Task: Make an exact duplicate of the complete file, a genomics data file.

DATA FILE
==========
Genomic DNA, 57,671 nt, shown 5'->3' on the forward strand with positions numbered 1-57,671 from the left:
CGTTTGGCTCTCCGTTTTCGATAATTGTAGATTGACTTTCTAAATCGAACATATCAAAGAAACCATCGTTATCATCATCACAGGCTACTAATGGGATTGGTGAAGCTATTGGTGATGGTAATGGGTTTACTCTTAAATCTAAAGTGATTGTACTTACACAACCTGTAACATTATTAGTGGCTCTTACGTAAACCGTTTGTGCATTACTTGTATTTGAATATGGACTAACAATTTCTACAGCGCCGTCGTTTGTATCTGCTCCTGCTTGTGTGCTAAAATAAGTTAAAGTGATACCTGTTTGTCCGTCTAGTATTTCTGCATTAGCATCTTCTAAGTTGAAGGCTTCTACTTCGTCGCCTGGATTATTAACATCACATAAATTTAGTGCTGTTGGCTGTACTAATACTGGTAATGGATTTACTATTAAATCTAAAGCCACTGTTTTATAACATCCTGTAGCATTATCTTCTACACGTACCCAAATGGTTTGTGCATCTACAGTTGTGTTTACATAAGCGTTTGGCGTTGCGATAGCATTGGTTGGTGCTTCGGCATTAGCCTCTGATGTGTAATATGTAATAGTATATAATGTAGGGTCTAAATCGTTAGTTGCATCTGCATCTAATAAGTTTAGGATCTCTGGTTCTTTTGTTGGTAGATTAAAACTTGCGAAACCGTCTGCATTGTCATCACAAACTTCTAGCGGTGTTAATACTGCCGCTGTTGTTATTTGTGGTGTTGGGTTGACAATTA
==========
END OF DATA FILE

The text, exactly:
Genomic DNA, 57,671 nt, shown 5'->3' on the forward strand with positions numbered 1-57,671 from the left:
CGTTTGGCTCTCCGTTTTCGATAATTGTAGATTGACTTTCTAAATCGAACATATCAAAGAAACCATCGTTATCATCATCACAGGCTACTAATGGGATTGGTGAAGCTATTGGTGATGGTAATGGGTTTACTCTTAAATCTAAAGTGATTGTACTTACACAACCTGTAACATTATTAGTGGCTCTTACGTAAACCGTTTGTGCATTACTTGTATTTGAATATGGACTAACAATTTCTACAGCGCCGTCGTTTGTATCTGCTCCTGCTTGTGTGCTAAAATAAGTTAAAGTGATACCTGTTTGTCCGTCTAGTATTTCTGCATTAGCATCTTCTAAGTTGAAGGCTTCTACTTCGTCGCCTGGATTATTAACATCACATAAATTTAGTGCTGTTGGCTGTACTAATACTGGTAATGGATTTACTATTAAATCTAAAGCCACTGTTTTATAACATCCTGTAGCATTATCTTCTACACGTACCCAAATGGTTTGTGCATCTACAGTTGTGTTTACATAAGCGTTTGGCGTTGCGATAGCATTGGTTGGTGCTTCGGCATTAGCCTCTGATGTGTAATATGTAATAGTATATAATGTAGGGTCTAAATCGTTAGTTGCATCTGCATCTAATAAGTTTAGGATCTCTGGTTCTTTTGTTGGTAGATTAAAACTTGCGAAACCGTCTGCATTGTCATCACAAACTTCTAGCGGTGTTAATACTGCCGCTGTTGTTATTTGTGGTGTTGGGTTGACAATTA